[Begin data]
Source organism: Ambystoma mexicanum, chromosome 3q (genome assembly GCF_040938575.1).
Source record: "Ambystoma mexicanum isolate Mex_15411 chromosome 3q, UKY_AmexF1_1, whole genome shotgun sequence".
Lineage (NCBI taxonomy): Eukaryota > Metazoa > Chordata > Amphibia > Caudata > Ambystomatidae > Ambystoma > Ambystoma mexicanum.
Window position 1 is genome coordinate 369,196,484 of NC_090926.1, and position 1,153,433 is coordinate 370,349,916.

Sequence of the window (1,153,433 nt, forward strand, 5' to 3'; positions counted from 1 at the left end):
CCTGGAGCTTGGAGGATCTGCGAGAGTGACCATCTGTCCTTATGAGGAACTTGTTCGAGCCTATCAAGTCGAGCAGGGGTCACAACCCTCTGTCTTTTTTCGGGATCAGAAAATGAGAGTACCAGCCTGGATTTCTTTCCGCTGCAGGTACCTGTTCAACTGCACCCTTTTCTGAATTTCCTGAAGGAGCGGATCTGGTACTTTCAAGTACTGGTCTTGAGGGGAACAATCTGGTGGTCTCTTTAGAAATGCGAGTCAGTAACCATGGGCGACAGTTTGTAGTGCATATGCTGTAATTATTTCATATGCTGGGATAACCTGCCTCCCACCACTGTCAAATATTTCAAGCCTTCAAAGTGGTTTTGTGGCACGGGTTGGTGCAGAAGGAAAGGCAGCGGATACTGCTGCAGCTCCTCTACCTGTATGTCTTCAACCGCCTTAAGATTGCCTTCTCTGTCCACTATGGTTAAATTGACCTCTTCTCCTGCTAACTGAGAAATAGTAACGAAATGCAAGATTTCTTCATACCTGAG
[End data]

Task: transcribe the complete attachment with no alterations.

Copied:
Source organism: Ambystoma mexicanum, chromosome 3q (genome assembly GCF_040938575.1).
Source record: "Ambystoma mexicanum isolate Mex_15411 chromosome 3q, UKY_AmexF1_1, whole genome shotgun sequence".
Lineage (NCBI taxonomy): Eukaryota > Metazoa > Chordata > Amphibia > Caudata > Ambystomatidae > Ambystoma > Ambystoma mexicanum.
Window position 1 is genome coordinate 369,196,484 of NC_090926.1, and position 1,153,433 is coordinate 370,349,916.

Sequence of the window (1,153,433 nt, forward strand, 5' to 3'; positions counted from 1 at the left end):
CCTGGAGCTTGGAGGATCTGCGAGAGTGACCATCTGTCCTTATGAGGAACTTGTTCGAGCCTATCAAGTCGAGCAGGGGTCACAACCCTCTGTCTTTTTTCGGGATCAGAAAATGAGAGTACCAGCCTGGATTTCTTTCCGCTGCAGGTACCTGTTCAACTGCACCCTTTTCTGAATTTCCTGAAGGAGCGGATCTGGTACTTTCAAGTACTGGTCTTGAGGGGAACAATCTGGTGGTCTCTTTAGAAATGCGAGTCAGTAACCATGGGCGACAGTTTGTAGTGCATATGCTGTAATTATTTCATATGCTGGGATAACCTGCCTCCCACCACTGTCAAATATTTCAAGCCTTCAAAGTGGTTTTGTGGCACGGGTTGGTGCAGAAGGAAAGGCAGCGGATACTGCTGCAGCTCCTCTACCTGTATGTCTTCAACCGCCTTAAGATTGCCTTCTCTGTCCACTATGGTTAAATTGACCTCTTCTCCTGCTAACTGAGAAATAGTAACGAAATGCAAGATTTCTTCATACCTGAG